of horses euthanized with pentobarbital detected it at 367 days after euthanasia. Pentobarbital also may persist through some animal disposal methods, such as rendering, causing animal food containing such rendered product to be adulterated and
of the 3-D renderings of these bones.
Materials and Methods
The CT images of 3 bones were selected from the veterinary hospital database of North Carolina State University. The right femur of a 19-month-old male cat (small replica
distortion-free panoramic images), and indirect volume renderings (tridimensional renderings) in tooth and bone mode.
The objective of the study reported here was to evaluate the use of conventional full-mouth intraoral dental radiography and CBCT for the
images can be used to evaluate OA severity, including 3-D maximum intensity projection (MIP), 3-D surface rendering (TSR), and multiplanar reconstructed (MPR) images, 15 – 19 there are several options for schemes to grade elbow OA. However, comparisons
Three-dimensional volume-rendering software that allows the image of a tumor to be displayed and measured in 3 planes on multidetector CT images is becoming increasingly available. This technology allows clinicians to more accurately assess tumor size
can provide sagittal, dorsal, and transverse slices as well as serial transplanar reformation (cross sections) of each individual tooth, curved planar reformation (simulated distortion-free panoramic images), and indirect volume rendering in tooth and
data were transformed into a stack of 2-D cross sections through the sample, resulting in a 3-D data set. The 3-D rendering was performed with dedicated software. c
The micro-CT images were reviewed and evaluated by 2 investigators (LMDR and IMG), and
To evaluate accuracy of articular surfaces determined by use of 2 perpendicular CT orientations, micro-CT, and laser scanning.
23 cat cadavers.
Images of antebrachia were obtained by use of CT (voxel size, 0.6 mm) in longitudinal orientation (CTLO images) and transverse orientation (CTTO images) and by use of micro-CT (voxel size, 0.024 mm) in a longitudinal orientation. Images were reconstructed. Craniocaudal and mediolateral length, radius of curvature, and deviation of the articular surface of the distal portion of the radius of 3-D renderings for CTLO, CTTO, and micro-CT images were compared with results of 3-D renderings acquired with a laser scanner (resolution, 0.025 mm).
Measurement of CTLO and CTTO images overestimated craniocaudal and mediolateral length of the articular surface by 4% to 10%. Measurement of micro-CT images underestimated craniocaudal and mediolateral length by 1%. Measurement of CTLO and CTTO images underestimated mediolateral radius of curvature by 15% and overestimated craniocaudal radius of curvature by > 100%; use of micro-CT images underestimated them by 3% and 5%, respectively. Mean ± SD surface deviation was 0.26 ± 0.09 mm for CTLO images, 0.30 ± 0.28 mm for CTTO images, and 0.04 ± 0.02 mm for micro-CT images.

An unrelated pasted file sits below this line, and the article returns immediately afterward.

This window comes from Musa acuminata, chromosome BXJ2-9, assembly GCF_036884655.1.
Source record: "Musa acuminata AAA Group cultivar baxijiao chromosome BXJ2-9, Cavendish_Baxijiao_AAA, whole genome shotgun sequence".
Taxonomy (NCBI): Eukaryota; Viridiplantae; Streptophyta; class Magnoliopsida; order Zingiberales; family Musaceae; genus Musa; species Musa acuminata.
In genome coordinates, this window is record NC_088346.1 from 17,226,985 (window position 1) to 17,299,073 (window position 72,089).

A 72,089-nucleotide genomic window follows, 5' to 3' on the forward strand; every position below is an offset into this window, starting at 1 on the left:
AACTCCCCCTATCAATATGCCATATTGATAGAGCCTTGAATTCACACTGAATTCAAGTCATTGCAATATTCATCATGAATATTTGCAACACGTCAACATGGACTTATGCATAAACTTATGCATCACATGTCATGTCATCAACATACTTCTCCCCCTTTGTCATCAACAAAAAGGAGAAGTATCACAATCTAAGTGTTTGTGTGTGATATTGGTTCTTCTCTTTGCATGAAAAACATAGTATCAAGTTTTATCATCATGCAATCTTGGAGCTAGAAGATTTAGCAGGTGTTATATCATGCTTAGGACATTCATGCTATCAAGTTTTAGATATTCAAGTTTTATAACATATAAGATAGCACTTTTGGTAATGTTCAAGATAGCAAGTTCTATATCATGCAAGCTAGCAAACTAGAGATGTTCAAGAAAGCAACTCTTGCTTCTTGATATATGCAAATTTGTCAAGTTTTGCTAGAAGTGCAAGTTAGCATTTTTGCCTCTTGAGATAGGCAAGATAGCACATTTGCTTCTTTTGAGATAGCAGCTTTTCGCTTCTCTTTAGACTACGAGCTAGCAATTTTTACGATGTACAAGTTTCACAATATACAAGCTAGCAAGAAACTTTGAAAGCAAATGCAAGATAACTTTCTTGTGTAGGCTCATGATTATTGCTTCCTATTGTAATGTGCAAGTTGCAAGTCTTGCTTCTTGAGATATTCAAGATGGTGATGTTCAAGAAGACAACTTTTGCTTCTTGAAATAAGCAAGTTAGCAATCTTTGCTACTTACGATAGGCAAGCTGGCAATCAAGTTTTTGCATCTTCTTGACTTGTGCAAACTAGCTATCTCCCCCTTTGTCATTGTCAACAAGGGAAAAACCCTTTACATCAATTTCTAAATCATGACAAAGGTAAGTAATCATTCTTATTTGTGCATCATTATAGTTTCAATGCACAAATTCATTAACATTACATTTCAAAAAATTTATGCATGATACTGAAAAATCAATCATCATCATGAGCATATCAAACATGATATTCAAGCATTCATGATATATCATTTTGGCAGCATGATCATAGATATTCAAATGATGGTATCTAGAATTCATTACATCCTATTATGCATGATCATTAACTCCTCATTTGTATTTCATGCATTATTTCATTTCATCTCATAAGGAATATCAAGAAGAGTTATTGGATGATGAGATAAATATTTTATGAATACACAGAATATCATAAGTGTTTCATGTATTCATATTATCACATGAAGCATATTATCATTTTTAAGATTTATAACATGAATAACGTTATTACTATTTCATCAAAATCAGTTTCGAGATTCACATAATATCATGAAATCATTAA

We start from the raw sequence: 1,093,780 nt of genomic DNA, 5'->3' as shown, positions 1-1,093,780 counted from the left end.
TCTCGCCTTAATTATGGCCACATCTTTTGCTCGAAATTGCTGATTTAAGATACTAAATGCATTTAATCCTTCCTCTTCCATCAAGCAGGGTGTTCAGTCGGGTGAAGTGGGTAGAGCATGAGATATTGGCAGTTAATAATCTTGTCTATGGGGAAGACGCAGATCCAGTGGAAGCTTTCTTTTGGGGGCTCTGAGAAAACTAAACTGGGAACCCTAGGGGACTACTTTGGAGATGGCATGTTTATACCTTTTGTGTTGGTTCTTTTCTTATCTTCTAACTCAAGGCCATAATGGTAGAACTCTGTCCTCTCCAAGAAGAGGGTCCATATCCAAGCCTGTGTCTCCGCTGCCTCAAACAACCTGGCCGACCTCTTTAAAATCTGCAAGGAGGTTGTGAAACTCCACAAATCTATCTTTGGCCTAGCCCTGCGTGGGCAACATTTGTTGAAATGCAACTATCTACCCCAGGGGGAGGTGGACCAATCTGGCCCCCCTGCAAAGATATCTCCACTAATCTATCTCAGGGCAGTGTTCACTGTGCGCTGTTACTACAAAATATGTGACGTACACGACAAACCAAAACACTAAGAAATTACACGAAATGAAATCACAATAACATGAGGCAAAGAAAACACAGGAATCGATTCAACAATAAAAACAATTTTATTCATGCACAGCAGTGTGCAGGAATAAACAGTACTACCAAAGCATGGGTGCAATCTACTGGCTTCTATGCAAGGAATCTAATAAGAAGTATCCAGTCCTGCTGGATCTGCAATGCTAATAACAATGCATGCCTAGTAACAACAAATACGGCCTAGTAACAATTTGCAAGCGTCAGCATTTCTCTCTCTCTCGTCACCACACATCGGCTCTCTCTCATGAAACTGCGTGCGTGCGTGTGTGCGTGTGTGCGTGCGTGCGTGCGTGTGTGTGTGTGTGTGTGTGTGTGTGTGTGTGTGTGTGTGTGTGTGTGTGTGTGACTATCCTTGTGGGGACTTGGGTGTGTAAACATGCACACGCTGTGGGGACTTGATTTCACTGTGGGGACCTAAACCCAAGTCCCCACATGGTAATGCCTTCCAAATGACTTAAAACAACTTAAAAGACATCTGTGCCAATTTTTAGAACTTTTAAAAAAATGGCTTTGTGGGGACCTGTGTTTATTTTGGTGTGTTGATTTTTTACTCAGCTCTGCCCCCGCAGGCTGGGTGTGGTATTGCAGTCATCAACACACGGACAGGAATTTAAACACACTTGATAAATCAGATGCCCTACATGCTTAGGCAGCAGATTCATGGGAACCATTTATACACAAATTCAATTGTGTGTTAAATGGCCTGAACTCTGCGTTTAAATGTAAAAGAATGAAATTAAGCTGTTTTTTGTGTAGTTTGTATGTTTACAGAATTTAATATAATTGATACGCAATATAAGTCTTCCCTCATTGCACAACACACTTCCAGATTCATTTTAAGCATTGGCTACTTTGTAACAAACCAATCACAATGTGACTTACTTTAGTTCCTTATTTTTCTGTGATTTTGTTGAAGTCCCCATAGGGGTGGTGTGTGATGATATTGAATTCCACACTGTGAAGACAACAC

CONCLUSIONS AND CLINICAL RELEVANCE
Articular surface models derived from CT images had dimensional errors that approximately matched the voxel size. Thus, CT cannot be used to plan conforming arthroplasties in small joints and could lack precision when used to plan the correction of a limb deformity or repair of a fracture.
Objective—To identify risk factors associated with the spread of low pathogenicity H7N2 avian influenza (AI) virus among commercial poultry farms in western Virginia during an outbreak in 2002.
Procedure—Questionnaires were used to collect information about farm characteristics, biosecurity measures, and husbandry practices on 151 infected premises (128 turkey and 23 chicken farms) and 199 noninfected premises (167 turkey and 32 chicken farms).
Results—The most significant risk factor for AI infection was disposal of dead birds by rendering (odds ratio [OR], 7.3). In addition, age ≥ 10 weeks (OR for birds aged 10 to 19 weeks, 4.9; OR for birds aged ≥ 20 weeks, 4.3) was a significant risk factor regardless of poultry species involved. Other significant risk factors included use of nonfamily caretakers and the presence of mammalian wildlife on the farm. Factors that were not significantly associated with infection included use of various routine biosecurity measures, food and litter sources, types of domestic animals on the premises, and presence of wild birds on the premises.
Conclusions and Clinical Relevance—Results suggest that an important factor contributing to rapid early spread of AI virus infection among commercial poultry farms during this outbreak was disposal of dead birds via rendering off-farm. Because of the highly infectious nature of AI virus and the devastating economic impact of outbreaks, poultry farmers should consider carcass disposal techniques that do not require offfarm movement, such as burial, composting, or incineration. (J Am Vet Med Assoc 2005;226:767–772)
surface rendering images obtained via micro-CT was detailed. Tertiary structures of complicated fractures were clearly visible in micro-CT images of rabbits with humeral and tibial fractures. Fractures of the maxilla that were difficult to detect in detail